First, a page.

As I write this, we are coming to a fuller understanding of the tremendous devastation caused by the recent earthquake and resultant tidal waves across Asia. The most recent estimate I saw was that the death toll will far surpass 100,000 spread across 11 countries bordering the Indian Ocean. This is a tragic event and every person (especially every Christian) should truly grieve for this incredible loss of life and for the devastation facing those left behind trying to pick up the pieces!
Yet, at the same time, I am stunned to see the callousness with which some people and some organizations have latched onto this tragedy as a means to further their own personal agendas. The global warming crowd is trying to make the case that an earthquake is somehow the result of too many people (in the US only, of course!) using too much fossil fuel and hairspray. Even worse than that, a writer in the New York Times actually tries to make the case that “Gaeia is angry” because of pollution and that “she is fighting back”. (See article here: The Year the Earth Fought Back – as well as a tongue-in-cheek response here: Satirists Can’t Keep Up )
One of the leading lights of the United Nations, taking a momentary break from attacking the US for liberating Iraq, took the time to opine that the US was “stingy” in its provision of aid… a stunningly ridiculous and soon retracted claim! We are and have been for decades the most generous nation on the face of the earth. The UN itself could not exist without the lion’s share of its funding that the US provides, not to mention the use of a huge chunk of prime real estate on the east side of Manhattan and $$ millions in ignored parking tickets!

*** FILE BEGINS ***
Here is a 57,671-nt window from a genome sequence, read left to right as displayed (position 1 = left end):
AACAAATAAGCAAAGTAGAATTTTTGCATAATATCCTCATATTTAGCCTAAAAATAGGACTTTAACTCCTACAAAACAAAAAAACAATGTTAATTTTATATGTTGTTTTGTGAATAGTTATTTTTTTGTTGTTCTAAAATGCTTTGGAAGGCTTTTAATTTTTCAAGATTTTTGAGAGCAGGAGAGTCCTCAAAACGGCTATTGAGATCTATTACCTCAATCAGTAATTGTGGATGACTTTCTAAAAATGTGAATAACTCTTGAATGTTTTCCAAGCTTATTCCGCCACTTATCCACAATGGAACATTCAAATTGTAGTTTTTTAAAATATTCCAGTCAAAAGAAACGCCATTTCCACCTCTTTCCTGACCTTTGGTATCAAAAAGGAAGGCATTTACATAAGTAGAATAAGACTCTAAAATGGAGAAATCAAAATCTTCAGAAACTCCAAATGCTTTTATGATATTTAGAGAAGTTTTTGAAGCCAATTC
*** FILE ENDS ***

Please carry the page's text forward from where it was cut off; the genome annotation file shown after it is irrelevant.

It just really saddens me that so many are so quick to skip over the tragedy experienced by the victims and run so quickly to try to do what Peggy Noonan describes as “…slyly asserting their own, higher sensitivity and getting credit for it, which is odd because what they’re actually doing is using dead people to make cheap points.” (See full article here.)
There is a more serious and substantive discussion that these types of event can raise about the presence of God in tragic circumstances such as this. For a serious and well-reasoned treatment of these issues, see Tremors of Doubt, by an Eastern Orthodox theologian. He quite correctly strikes the balance between God’s providence and the ongoing effects of sin on our world: not that human sin caused this tragedy, but that the whole world is subjected to the detrimental effects of what Christianity terms “The Fall” and “groans for deliverance” that will only come at Christ’s return. (see Romans 8:18-25)
The greatest lesson we can learn from this (without going overboard) is that life is fleeting and uncertain and that we need to prepare for that reality… sooner than we think we do!!